In-Space Manufacturing Up Next on the Tech Docket?

To say that the world is preoccupied with the concept of space exploration would be an understatement. The search for a habitable planet as well as the possibility of private space travel has thrilled people around the world for decades. Now, we are seeing a very real push toward innovating within the realm of outer space in different ways. Most recently, there has been a push to bring manufacturing off of our planet and into outer space. Does this sound like something out of the movies? It absolutely does, but it is real. The project is being developed by a company from California called Made in Space. The goal for Made in Space was to create a small, functional factory that could be dragged into outer space. Let’s dig in and see why this is so important and what it could mean for the future of manufacturing.

Made in Space developed a small, self-contained factory that would develop optical fiber while in orbit. The machine is roughly the size of a microwave and it will be producing ZBLAN optical product. Made in Space partnered with SpaceX, specifically their Dragon Cargo capsule, and the factory will be towed to space on December 12th, 2017 on board the rocket. If Made in Space and SpaceX are able to successfully partner up for this venture, it could mark a huge diversion in the way that manufacturing is pursued.

For those not in the know, Made in Space isn’t exactly a fresh face to the space scene. Made in Space developed a 3D printer and they released it back in 2014 into the International Space Station, or ISS. Their goal was basically to prove that their technology could be utilized in space and, finally, they were proven correct. After this initial test, Made in Space developed a commercial version of the 3D printer called the Additive Manufacturing Facility (AMF) which was handed over to the ISS back in 2016.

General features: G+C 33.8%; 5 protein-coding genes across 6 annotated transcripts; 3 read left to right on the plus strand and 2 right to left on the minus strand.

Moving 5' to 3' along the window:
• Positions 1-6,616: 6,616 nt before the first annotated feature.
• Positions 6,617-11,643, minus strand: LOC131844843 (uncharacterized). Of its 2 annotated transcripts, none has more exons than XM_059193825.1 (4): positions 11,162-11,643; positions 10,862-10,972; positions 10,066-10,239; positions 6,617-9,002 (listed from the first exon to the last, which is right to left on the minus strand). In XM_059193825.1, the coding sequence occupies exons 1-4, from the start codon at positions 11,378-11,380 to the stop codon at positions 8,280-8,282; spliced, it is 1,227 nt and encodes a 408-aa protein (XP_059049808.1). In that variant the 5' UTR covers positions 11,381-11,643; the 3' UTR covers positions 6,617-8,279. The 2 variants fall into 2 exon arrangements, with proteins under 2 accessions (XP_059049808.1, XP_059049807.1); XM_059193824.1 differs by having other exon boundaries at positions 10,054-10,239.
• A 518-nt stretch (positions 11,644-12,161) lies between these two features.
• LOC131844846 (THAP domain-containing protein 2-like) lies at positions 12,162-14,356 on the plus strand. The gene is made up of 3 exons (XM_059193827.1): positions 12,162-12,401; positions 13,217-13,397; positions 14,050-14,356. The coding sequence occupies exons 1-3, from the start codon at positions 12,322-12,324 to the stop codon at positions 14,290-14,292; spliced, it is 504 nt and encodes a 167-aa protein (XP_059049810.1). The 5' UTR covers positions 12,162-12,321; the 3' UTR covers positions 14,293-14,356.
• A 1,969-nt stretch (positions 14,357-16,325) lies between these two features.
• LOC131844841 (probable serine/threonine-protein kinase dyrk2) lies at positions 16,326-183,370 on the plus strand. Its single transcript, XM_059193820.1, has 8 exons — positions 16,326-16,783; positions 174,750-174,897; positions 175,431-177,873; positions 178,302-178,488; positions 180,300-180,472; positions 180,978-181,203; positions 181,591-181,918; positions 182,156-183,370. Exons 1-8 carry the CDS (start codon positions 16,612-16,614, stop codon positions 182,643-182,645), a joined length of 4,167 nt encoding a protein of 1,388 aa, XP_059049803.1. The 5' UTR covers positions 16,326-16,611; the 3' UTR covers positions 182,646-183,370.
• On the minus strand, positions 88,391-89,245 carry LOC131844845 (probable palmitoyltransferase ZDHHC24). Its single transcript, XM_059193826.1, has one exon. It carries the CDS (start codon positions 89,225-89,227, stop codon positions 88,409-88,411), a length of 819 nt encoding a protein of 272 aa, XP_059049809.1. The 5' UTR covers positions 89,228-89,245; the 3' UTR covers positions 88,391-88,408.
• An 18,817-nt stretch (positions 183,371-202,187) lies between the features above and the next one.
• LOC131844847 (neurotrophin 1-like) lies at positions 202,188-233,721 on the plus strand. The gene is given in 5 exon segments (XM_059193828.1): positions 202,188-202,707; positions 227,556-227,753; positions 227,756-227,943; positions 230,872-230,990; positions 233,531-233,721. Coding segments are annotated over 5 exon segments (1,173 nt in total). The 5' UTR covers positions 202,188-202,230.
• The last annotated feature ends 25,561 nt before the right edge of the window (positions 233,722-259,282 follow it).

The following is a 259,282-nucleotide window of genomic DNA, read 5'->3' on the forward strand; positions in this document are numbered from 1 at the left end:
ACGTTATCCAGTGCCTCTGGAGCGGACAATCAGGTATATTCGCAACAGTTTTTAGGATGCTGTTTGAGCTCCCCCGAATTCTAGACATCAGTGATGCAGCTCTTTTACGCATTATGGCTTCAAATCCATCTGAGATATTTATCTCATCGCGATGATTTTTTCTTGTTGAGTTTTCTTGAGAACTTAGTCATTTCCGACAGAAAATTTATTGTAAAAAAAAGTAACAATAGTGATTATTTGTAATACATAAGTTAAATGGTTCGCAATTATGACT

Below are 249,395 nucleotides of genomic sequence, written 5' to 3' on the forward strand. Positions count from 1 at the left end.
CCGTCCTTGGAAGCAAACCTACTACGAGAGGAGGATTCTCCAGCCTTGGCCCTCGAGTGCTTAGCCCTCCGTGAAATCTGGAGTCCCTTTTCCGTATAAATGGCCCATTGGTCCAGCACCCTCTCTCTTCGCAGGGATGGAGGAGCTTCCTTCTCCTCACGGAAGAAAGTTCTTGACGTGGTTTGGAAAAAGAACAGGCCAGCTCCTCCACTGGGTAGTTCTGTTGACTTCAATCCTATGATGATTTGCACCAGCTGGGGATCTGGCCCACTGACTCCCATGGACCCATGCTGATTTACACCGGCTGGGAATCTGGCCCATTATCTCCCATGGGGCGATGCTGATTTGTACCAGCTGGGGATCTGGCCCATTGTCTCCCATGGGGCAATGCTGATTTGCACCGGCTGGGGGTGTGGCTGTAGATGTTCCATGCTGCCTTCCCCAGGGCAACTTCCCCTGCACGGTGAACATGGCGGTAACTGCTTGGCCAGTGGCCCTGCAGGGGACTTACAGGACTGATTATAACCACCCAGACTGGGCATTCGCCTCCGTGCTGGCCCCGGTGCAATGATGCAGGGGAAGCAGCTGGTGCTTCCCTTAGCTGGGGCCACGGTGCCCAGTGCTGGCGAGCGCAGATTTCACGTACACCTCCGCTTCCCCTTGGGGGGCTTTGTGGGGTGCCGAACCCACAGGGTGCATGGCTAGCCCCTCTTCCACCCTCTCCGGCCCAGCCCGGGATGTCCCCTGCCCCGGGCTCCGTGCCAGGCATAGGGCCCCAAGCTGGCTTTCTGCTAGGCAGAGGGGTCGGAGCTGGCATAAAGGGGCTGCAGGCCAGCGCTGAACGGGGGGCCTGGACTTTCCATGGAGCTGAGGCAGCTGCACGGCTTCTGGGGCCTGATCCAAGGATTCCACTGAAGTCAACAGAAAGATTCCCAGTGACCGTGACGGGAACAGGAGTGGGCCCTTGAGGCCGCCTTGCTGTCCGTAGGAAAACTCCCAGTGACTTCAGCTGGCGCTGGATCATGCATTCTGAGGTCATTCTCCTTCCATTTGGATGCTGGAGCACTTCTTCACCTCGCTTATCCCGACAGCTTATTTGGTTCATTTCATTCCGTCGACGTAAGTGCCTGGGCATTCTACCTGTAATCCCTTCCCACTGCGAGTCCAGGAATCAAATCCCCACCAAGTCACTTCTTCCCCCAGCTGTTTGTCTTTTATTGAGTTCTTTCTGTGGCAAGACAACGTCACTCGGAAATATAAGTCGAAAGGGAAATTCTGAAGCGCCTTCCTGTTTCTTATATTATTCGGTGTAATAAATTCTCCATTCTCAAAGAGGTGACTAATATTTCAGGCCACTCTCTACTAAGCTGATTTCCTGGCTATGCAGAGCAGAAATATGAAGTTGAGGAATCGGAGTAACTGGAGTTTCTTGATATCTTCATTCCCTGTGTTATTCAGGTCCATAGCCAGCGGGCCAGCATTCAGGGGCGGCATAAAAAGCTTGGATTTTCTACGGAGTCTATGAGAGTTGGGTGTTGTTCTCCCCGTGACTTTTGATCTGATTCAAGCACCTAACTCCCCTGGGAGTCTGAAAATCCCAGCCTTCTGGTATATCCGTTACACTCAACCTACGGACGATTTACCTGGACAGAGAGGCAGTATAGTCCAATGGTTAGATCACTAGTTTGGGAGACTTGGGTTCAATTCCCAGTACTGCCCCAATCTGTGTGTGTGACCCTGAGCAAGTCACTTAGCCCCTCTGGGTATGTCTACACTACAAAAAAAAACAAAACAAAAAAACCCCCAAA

The reason that Made in Space is pursuing space-based manufacturing is simple, they can improve the quality of their product in these atmospheric conditions. Made in Space’s primary representative wrote, “In space, ZBLAN optical fiber can be produced without these crystals (flaws), providing superior data-transmission capabilities.” The crystals that are referenced above are known as a design flaw due to the high-gravity environment that manufacturing on Earth is beholden to. Could Made in Space be on to the next big thing in manufacturing